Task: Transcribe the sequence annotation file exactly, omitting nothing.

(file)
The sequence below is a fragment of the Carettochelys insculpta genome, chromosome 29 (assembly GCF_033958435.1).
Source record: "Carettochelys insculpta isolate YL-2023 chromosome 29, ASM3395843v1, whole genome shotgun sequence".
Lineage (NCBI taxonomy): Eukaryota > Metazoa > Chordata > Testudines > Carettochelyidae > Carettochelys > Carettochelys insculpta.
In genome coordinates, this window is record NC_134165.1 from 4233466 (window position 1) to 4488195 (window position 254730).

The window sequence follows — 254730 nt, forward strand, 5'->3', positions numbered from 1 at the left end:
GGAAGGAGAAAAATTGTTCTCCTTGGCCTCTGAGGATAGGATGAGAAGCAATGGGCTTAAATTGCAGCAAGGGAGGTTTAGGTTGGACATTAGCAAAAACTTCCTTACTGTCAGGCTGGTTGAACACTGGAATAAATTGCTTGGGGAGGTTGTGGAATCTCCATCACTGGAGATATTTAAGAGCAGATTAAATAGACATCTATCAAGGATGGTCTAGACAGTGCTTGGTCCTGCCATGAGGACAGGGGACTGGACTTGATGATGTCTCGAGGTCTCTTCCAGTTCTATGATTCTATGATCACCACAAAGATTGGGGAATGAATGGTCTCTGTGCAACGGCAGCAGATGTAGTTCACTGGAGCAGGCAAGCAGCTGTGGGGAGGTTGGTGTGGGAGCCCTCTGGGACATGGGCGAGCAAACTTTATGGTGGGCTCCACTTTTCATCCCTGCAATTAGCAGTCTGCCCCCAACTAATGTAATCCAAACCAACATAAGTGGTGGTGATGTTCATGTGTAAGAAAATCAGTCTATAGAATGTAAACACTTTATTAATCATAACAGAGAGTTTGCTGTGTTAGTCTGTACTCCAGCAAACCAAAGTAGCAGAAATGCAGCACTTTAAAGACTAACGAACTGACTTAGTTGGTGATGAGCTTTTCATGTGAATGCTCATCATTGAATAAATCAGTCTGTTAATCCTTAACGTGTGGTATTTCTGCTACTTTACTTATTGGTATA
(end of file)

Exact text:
The sequence below is a fragment of the Carettochelys insculpta genome, chromosome 29 (assembly GCF_033958435.1).
Source record: "Carettochelys insculpta isolate YL-2023 chromosome 29, ASM3395843v1, whole genome shotgun sequence".
Lineage (NCBI taxonomy): Eukaryota > Metazoa > Chordata > Testudines > Carettochelyidae > Carettochelys > Carettochelys insculpta.
In genome coordinates, this window is record NC_134165.1 from 4233466 (window position 1) to 4488195 (window position 254730).

The window sequence follows — 254730 nt, forward strand, 5'->3', positions numbered from 1 at the left end:
GGAAGGAGAAAAATTGTTCTCCTTGGCCTCTGAGGATAGGATGAGAAGCAATGGGCTTAAATTGCAGCAAGGGAGGTTTAGGTTGGACATTAGCAAAAACTTCCTTACTGTCAGGCTGGTTGAACACTGGAATAAATTGCTTGGGGAGGTTGTGGAATCTCCATCACTGGAGATATTTAAGAGCAGATTAAATAGACATCTATCAAGGATGGTCTAGACAGTGCTTGGTCCTGCCATGAGGACAGGGGACTGGACTTGATGATGTCTCGAGGTCTCTTCCAGTTCTATGATTCTATGATCACCACAAAGATTGGGGAATGAATGGTCTCTGTGCAACGGCAGCAGATGTAGTTCACTGGAGCAGGCAAGCAGCTGTGGGGAGGTTGGTGTGGGAGCCCTCTGGGACATGGGCGAGCAAACTTTATGGTGGGCTCCACTTTTCATCCCTGCAATTAGCAGTCTGCCCCCAACTAATGTAATCCAAACCAACATAAGTGGTGGTGATGTTCATGTGTAAGAAAATCAGTCTATAGAATGTAAACACTTTATTAATCATAACAGAGAGTTTGCTGTGTTAGTCTGTACTCCAGCAAACCAAAGTAGCAGAAATGCAGCACTTTAAAGACTAACGAACTGACTTAGTTGGTGATGAGCTTTTCATGTGAATGCTCATCATTGAATAAATCAGTCTGTTAATCCTTAACGTGTGGTATTTCTGCTACTTTACTTATTGGTATA